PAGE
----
Having both an organic and a paid listing shows that you’re a leader in your space. It allows businesses to dominate the SERPs for their brand term. The addition of an extra paid ad will push your competitor’s listings further down the page. This will increase the chances of the customer clicking your listing and not a competitor’s listing.


If you don’t have a competitor using PPC ads to appear above your organic listing, then you’re already dominating the SERPS by appearing on position one organically.

If you’re worried about other organic competitors taking your brand traffic, then you need to work on getting more than one listing to appear on the organic search results. You can do this by trying to get your social media links or a Wikipedia page to also appear under your brand listing.

Some best practices for a brand campaign    

Before we look at the times when you probably should bid on your brand terms, there are some best practices when it comes to brand bidding.

Block out non transactional terms    

There are some searches where you really don’t need PPC support to secure the click. Searches where the user will actively try to find your website on the SERPS (search engine results pages) regardless of whether your website is appearing on the top of the page or not.

For example, if the user is searching for ‘ returns’, then they want to return a product. In this case, they will work to find your business’s listing whether you’re on the top of the page or not. Similarly, if the user wants to find your phone number, then they will scan the SERPs to find your listing whether it is on the top of the page or not.

Think about non transactional terms that you don’t need to be spending your PPC budget on and block them out. This should help to direct your PPC budget to searches that are genuinely going to benefit your business. Some of the searches that you could block out from your PPC brand campaign are:

  • Returns
  • Complaints
  • Careers/jobs
  • Phone number
  • Address

Block out brand searches from non brand campaigns    

A lot of PPC advertisers bid on non-exact match keywords, which is fine to do. However, this does mean that your non brand campaigns can pick up brand traffic.

For example, if you’re bidding on ‘men’s shirts’ as a phrase match keyword, then this keyword may pick up traffic for ‘ men’s shirts’.

Picking up brand traffic from your non brand keywords will make your non brand campaign performance look deceptively strong. This is because the brand traffic generally performs much better than non-brand traffic. Segmenting your brand and non-brand traffic will allow you to better understand of the performance of your campaign and what needs to be done to further improve it.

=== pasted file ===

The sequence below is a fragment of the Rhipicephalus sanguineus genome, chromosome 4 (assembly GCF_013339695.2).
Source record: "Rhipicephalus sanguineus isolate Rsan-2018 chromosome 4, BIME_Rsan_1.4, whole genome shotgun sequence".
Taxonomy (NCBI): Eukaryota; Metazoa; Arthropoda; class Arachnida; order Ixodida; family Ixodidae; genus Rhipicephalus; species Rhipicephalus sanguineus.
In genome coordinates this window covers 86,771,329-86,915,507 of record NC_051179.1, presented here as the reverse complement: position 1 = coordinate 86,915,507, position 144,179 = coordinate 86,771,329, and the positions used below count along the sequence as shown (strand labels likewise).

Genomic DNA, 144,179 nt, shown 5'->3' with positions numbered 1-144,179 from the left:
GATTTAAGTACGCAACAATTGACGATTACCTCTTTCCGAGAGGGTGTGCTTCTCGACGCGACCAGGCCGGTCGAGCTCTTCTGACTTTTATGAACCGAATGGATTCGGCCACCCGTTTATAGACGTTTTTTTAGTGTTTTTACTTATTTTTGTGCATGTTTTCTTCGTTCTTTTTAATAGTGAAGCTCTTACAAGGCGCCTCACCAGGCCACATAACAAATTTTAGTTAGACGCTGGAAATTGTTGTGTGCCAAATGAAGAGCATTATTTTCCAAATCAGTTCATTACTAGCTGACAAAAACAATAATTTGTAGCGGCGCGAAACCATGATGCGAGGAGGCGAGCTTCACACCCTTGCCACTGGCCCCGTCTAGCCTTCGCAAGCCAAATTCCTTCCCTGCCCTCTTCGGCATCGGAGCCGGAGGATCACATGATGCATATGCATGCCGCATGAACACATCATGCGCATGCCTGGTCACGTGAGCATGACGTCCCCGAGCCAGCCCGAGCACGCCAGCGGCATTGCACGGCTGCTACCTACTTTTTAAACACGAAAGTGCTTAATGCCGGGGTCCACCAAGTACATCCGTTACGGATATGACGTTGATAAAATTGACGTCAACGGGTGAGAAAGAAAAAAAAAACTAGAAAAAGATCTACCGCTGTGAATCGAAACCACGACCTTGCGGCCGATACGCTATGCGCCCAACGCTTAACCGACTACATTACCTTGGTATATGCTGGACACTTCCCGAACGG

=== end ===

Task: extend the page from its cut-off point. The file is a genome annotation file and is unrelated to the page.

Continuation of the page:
Create separate brand and non-brand campaigns. Once you have done this, block out your brand name as well as mis spelling and plural versions of it from your non brand campaigns. This will prevent any brand traffic from being picked up by your non-brand campaigns.

Segment out long-tail searches    

Segmenting out pure brand and long-tail searches will allow you to see the performance of both. Pure brand searches are likely to have the best performance, but these searches are the hardest to justify paying for. This is because these are searches where the user has shown the highest level of interest in your business. There is a high likelihood that the user would have clicked through to your site even without a PPC ad.

With long-tail searches, there is slightly more danger that the user will get distracted by another listing on the page. It is therefore worthwhile splitting out your long-tail searches into separate ad groups so that you can monitor them separately.

Segment out keyword themes where you would want to tailor the ad copy or use a specific landing page. For example, if you’re an ecommerce business selling clothing, then you may want to bid on your brand term alongside certain types of clothing. For example, if you’re bidding on ‘ jeans’, then you would want your ad copy to mention jeans. You would also want to use your jeans page as the landing page. This should be done for all product types that your bidding on.

Test a brand switch off/switch on    

To see whether a brand PPC campaign is right for your business, you can test switching it off if you’re currently running it. If you’re not a PPC brand campaign, then you can test the impact of switching a PPC brand campaign on.

A good starting point when testing whether a brand campaign is beneficial for your business is to test a period with PPC switched on. Then you can test a period with PPC switched off. Once you’ve got a period with PPC switched on and a period with it off, you can see whether overall revenue increases or not with a PPC brand campaign.

By switching off your brand campaign, you will see a reduction in revenue reported by PPC. You will also see an increase in traffic and revenue from organic. However, you need to look at whether any increase in revenue from organic and other channels totals the amount of revenue that was coming in when you were running a brand campaign.

If you find that overall revenue is around the same as when a PPC brand campaign was being run, then you don’t need to run a brand campaign for your business. However, if you find that your overall revenue is noticeably lower, then you know that you PPC brand campaign is bringing in additional value to your business.

When is there a strong argument to bid on brand?